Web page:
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Caution: Divorce debt splits are irrelevant to creditors

When a couple divorces, the reaction is sure to vary among friends, family and others concerned. Some may express sympathy. Others might wonder why it didn't happen sooner. Still others may limit their reaction to offering heartfelt advice on how to get through what can be a complicated process based on their own experiences.

Their expressions and opinions, while surely well intended, are irrelevant because your situation is not their situation. This may be particularly true in matters related to division of assets and debts. And perhaps the parties least interested in the specifics of how a couple plans to handle debt are those to whom money is owed. 

Experienced attorneys in Ohio and West Virginia can attest that regardless of what may be spelled out in the divorce decree, debts remain the obligations of both ex-spouses. Creditors don't care who's named in the divorce as payor. If payments are missed, they will go after whomever they can to get what's owed.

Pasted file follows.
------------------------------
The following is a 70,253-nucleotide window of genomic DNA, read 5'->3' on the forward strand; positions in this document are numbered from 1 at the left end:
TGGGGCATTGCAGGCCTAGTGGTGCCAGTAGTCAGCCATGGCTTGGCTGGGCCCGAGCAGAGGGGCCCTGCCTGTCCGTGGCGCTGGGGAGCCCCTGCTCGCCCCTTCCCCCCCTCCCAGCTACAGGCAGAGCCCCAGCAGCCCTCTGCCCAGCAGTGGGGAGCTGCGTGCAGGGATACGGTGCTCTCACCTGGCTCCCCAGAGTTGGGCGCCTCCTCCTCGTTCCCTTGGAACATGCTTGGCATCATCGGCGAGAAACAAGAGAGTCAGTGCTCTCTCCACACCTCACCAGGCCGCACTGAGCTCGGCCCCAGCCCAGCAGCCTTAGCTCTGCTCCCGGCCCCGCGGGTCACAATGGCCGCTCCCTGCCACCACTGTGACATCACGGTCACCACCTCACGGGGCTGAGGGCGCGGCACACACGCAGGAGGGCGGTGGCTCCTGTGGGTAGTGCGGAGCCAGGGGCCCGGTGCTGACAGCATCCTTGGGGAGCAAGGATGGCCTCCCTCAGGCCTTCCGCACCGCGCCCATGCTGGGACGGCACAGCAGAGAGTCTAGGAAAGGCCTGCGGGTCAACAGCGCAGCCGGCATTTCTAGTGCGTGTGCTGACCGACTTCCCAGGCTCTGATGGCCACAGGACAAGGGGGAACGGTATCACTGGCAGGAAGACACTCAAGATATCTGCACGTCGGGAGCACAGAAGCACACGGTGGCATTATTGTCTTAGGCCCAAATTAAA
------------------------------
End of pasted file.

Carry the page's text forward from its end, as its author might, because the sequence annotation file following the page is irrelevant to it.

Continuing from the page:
So, here are some suggestions on how you may be able to avoid getting left in a financial lurch and putting personal credit scores at risk.

  1. Prevent future charges: This may be hard with co-signed accounts, but in cases where one spouse is only an authorized user the privilege can be cancelled, and should be. For accounts held jointly, consider putting a freeze on anyone using it.
  2. Pay off joint debts before the divorce is final: If there's nothing owed, there isn't anything one or the other spouse can be held accountable for after the divorce is final.
  3. Dig out old cards and cancel them: This builds off item one. Check your credit report carefully for old accounts that may be inactive but still live and shut them down.
  4. Shift balances: If you agree to divvy up joint debts, shift the balances to new accounts in your individual names.  
  5. Build in contingencies: An agreement on paying debt doesn't do much good if the spouse who takes on the obligation later gets the debt discharged in bankruptcy. Creditors will simply go after the other party. For solid protection it may be a good idea to provide in writing that a debt can't be discharged through bankruptcy.

Whether these are options for you may depend on the laws of your state. Contacting an attorney is always advised.

Source: Fox Business, "Debt and Divorce: 5 Steps to Make a Clear Credit Split," Dawn Papandrea, July 14, 2014

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